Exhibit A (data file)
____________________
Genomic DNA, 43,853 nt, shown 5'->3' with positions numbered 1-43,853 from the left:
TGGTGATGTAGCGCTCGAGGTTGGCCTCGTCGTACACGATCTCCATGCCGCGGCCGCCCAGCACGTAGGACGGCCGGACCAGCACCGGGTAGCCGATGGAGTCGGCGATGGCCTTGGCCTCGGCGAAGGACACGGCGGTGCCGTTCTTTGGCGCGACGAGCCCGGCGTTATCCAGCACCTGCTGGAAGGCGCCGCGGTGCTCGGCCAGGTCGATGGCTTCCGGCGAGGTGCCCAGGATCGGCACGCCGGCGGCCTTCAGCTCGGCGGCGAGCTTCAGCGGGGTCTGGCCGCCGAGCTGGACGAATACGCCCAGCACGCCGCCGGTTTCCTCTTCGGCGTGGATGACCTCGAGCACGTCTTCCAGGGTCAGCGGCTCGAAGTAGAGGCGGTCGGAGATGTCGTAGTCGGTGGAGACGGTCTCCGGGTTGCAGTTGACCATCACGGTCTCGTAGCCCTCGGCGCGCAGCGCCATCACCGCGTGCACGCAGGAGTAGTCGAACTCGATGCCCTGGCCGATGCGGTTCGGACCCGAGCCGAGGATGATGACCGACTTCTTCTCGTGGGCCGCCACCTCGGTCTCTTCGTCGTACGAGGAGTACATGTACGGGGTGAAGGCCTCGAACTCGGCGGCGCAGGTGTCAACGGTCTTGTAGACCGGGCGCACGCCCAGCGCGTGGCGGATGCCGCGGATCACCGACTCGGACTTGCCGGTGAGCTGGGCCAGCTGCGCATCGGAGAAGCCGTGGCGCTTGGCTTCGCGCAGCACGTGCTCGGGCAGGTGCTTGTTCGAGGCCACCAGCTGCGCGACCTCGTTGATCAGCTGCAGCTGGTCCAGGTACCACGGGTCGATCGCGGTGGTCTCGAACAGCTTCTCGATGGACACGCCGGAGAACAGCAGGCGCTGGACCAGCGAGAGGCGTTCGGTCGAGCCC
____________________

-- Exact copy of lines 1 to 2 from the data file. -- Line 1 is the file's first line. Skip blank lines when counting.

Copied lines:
Genomic DNA, 43,853 nt, shown 5'->3' with positions numbered 1-43,853 from the left:
TGGTGATGTAGCGCTCGAGGTTGGCCTCGTCGTACACGATCTCCATGCCGCGGCCGCCCAGCACGTAGGACGGCCGGACCAGCACCGGGTAGCCGATGGAGTCGGCGATGGCCTTGGCCTCGGCGAAGGACACGGCGGTGCCGTTCTTTGGCGCGACGAGCCCGGCGTTATCCAGCACCTGCTGGAAGGCGCCGCGGTGCTCGGCCAGGTCGATGGCTTCCGGCGAGGTGCCCAGGATCGGCACGCCGGCGGCCTTCAGCTCGGCGGCGAGCTTCAGCGGGGTCTGGCCGCCGAGCTGGACGAATACGCCCAGCACGCCGCCGGTTTCCTCTTCGGCGTGGATGACCTCGAGCACGTCTTCCAGGGTCAGCGGCTCGAAGTAGAGGCGGTCGGAGATGTCGTAGTCGGTGGAGACGGTCTCCGGGTTGCAGTTGACCATCACGGTCTCGTAGCCCTCGGCGCGCAGCGCCATCACCGCGTGCACGCAGGAGTAGTCGAACTCGATGCCCTGGCCGATGCGGTTCGGACCCGAGCCGAGGATGATGACCGACTTCTTCTCGTGGGCCGCCACCTCGGTCTCTTCGTCGTACGAGGAGTACATGTACGGGGTGAAGGCCTCGAACTCGGCGGCGCAGGTGTCAACGGTCTTGTAGACCGGGCGCACGCCCAGCGCGTGGCGGATGCCGCGGATCACCGACTCGGACTTGCCGGTGAGCTGGGCCAGCTGCGCATCGGAGAAGCCGTGGCGCTTGGCTTCGCGCAGCACGTGCTCGGGCAGGTGCTTGTTCGAGGCCACCAGCTGCGCGACCTCGTTGATCAGCTGCAGCTGGTCCAGGTACCACGGGTCGATCGCGGTGGTCTCGAACAGCTTCTCGATGGACACGCCGGAGAACAGCAGGCGCTGGACCAGCGAGAGGCGTTCGGTCGAGCCC